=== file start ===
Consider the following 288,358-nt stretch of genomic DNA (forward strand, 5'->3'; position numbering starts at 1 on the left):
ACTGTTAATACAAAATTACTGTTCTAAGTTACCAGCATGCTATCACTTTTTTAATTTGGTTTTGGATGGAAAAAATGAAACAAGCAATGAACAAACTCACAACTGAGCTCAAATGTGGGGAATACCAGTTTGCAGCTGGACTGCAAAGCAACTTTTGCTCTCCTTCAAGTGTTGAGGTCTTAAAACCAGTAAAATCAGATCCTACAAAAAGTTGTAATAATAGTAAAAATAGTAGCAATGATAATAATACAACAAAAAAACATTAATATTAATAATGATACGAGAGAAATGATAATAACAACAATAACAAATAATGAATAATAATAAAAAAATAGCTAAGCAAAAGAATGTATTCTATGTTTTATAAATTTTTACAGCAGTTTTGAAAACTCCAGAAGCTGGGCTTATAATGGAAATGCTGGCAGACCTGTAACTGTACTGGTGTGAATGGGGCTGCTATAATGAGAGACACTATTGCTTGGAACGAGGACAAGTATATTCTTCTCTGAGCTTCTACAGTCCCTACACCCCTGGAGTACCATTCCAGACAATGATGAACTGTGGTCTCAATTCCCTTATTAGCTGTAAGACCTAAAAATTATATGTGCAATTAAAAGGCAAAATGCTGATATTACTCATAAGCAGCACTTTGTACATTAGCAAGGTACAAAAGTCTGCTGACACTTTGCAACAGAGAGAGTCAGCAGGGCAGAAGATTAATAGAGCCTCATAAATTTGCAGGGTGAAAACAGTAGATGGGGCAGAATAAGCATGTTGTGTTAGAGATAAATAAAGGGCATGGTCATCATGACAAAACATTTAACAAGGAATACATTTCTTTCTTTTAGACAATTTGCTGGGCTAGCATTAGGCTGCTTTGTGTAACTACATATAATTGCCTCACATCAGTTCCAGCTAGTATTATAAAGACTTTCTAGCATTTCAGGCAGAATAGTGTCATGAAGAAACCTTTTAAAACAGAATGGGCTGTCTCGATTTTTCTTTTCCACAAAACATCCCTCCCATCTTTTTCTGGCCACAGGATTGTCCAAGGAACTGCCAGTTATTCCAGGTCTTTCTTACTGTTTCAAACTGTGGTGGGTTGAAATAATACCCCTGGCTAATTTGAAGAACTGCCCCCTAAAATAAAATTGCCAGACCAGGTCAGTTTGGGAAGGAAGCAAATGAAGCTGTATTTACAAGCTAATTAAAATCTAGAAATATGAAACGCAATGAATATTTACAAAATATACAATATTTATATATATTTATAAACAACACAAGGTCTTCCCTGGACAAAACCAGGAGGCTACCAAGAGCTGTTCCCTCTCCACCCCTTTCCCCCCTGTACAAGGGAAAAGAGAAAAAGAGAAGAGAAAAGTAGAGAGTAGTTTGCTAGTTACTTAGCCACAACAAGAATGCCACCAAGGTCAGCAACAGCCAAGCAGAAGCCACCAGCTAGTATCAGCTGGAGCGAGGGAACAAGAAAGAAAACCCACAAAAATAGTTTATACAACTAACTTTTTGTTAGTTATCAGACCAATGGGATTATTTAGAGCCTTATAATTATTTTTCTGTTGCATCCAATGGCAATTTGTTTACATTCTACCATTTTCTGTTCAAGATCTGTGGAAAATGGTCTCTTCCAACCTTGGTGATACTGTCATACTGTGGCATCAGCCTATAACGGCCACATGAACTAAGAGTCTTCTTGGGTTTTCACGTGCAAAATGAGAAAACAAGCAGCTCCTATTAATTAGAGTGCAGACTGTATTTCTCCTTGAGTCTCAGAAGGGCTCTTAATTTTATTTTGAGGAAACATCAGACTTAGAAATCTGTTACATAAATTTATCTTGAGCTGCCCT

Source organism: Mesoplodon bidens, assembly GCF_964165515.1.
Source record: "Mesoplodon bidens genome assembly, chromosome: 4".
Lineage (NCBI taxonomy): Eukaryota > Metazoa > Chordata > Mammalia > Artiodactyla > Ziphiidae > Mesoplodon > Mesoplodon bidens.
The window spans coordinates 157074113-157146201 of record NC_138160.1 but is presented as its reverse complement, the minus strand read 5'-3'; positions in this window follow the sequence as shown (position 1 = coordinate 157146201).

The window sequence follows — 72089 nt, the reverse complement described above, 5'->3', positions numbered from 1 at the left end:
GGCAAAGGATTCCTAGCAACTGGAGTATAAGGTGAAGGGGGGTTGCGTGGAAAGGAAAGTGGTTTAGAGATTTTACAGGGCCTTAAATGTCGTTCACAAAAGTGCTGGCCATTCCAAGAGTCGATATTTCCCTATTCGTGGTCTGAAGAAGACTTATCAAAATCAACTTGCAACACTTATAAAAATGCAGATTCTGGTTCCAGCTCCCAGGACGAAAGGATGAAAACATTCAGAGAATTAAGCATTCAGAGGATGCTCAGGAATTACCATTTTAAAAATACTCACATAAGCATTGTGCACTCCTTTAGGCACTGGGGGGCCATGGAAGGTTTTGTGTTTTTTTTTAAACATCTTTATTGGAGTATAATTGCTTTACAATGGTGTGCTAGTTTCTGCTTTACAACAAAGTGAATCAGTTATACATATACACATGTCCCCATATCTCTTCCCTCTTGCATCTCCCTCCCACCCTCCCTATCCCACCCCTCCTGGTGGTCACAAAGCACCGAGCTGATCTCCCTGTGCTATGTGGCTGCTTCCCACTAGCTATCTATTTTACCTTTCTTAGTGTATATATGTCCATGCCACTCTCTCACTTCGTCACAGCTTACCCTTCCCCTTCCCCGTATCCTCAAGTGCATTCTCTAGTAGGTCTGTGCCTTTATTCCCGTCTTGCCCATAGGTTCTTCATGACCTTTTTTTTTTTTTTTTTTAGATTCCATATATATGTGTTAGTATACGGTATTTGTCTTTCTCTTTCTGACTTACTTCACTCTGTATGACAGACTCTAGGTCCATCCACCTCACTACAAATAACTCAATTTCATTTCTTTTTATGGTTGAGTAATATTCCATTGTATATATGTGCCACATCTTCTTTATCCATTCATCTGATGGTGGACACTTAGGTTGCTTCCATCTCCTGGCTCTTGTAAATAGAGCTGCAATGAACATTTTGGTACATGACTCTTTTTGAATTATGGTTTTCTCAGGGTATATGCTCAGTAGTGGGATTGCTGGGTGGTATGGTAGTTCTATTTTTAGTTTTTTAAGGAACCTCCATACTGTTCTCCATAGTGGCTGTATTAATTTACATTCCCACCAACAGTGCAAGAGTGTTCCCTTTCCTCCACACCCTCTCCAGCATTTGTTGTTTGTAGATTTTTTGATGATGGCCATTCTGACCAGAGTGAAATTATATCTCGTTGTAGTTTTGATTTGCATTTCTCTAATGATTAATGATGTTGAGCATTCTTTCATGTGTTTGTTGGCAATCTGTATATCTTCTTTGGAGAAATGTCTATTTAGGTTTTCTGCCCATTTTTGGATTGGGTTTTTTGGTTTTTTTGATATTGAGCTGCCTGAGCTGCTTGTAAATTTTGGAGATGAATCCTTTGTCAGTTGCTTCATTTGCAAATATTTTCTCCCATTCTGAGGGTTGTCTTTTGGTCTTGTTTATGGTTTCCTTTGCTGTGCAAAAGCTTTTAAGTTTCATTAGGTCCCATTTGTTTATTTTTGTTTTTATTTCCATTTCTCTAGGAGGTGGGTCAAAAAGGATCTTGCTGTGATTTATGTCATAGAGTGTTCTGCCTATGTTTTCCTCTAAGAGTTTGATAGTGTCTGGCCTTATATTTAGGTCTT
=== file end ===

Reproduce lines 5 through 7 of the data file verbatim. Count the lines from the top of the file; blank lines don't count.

Lineage (NCBI taxonomy): Eukaryota > Metazoa > Chordata > Mammalia > Artiodactyla > Ziphiidae > Mesoplodon > Mesoplodon bidens.
The window spans coordinates 157074113-157146201 of record NC_138160.1 but is presented as its reverse complement, the minus strand read 5'-3'; positions in this window follow the sequence as shown (position 1 = coordinate 157146201).

The window sequence follows — 72089 nt, the reverse complement described above, 5'->3', positions numbered from 1 at the left end: